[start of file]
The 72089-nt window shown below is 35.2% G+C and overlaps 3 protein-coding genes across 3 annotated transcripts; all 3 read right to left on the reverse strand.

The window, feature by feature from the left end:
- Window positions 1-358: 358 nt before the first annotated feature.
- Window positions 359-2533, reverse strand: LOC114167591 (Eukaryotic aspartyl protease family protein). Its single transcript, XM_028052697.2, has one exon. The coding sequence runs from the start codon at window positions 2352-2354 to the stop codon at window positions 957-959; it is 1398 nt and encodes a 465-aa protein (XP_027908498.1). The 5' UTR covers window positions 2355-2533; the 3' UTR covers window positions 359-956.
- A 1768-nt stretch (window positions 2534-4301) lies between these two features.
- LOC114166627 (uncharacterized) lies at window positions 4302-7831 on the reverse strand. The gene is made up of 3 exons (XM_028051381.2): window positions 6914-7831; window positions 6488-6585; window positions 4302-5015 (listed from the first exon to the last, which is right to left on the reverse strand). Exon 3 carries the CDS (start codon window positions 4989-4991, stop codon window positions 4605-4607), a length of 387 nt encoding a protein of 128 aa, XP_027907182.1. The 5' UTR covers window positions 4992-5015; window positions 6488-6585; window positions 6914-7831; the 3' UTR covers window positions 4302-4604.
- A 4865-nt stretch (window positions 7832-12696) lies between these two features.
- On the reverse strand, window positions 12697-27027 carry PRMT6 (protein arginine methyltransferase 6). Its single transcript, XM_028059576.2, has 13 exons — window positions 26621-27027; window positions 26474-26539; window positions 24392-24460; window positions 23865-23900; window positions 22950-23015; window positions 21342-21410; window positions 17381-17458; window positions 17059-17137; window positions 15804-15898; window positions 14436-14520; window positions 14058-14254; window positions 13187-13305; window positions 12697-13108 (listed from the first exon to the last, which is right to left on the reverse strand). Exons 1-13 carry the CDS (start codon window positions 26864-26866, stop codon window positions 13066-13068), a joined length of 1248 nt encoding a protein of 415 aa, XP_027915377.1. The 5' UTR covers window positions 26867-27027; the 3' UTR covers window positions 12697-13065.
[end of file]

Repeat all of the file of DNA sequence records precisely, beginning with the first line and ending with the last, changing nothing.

The 72089-nt window shown below is 35.2% G+C and overlaps 3 protein-coding genes across 3 annotated transcripts; all 3 read right to left on the reverse strand.

The window, feature by feature from the left end:
- Window positions 1-358: 358 nt before the first annotated feature.
- Window positions 359-2533, reverse strand: LOC114167591 (Eukaryotic aspartyl protease family protein). Its single transcript, XM_028052697.2, has one exon. The coding sequence runs from the start codon at window positions 2352-2354 to the stop codon at window positions 957-959; it is 1398 nt and encodes a 465-aa protein (XP_027908498.1). The 5' UTR covers window positions 2355-2533; the 3' UTR covers window positions 359-956.
- A 1768-nt stretch (window positions 2534-4301) lies between these two features.
- LOC114166627 (uncharacterized) lies at window positions 4302-7831 on the reverse strand. The gene is made up of 3 exons (XM_028051381.2): window positions 6914-7831; window positions 6488-6585; window positions 4302-5015 (listed from the first exon to the last, which is right to left on the reverse strand). Exon 3 carries the CDS (start codon window positions 4989-4991, stop codon window positions 4605-4607), a length of 387 nt encoding a protein of 128 aa, XP_027907182.1. The 5' UTR covers window positions 4992-5015; window positions 6488-6585; window positions 6914-7831; the 3' UTR covers window positions 4302-4604.
- A 4865-nt stretch (window positions 7832-12696) lies between these two features.
- On the reverse strand, window positions 12697-27027 carry PRMT6 (protein arginine methyltransferase 6). Its single transcript, XM_028059576.2, has 13 exons — window positions 26621-27027; window positions 26474-26539; window positions 24392-24460; window positions 23865-23900; window positions 22950-23015; window positions 21342-21410; window positions 17381-17458; window positions 17059-17137; window positions 15804-15898; window positions 14436-14520; window positions 14058-14254; window positions 13187-13305; window positions 12697-13108 (listed from the first exon to the last, which is right to left on the reverse strand). Exons 1-13 carry the CDS (start codon window positions 26864-26866, stop codon window positions 13066-13068), a joined length of 1248 nt encoding a protein of 415 aa, XP_027915377.1. The 5' UTR covers window positions 26867-27027; the 3' UTR covers window positions 12697-13065.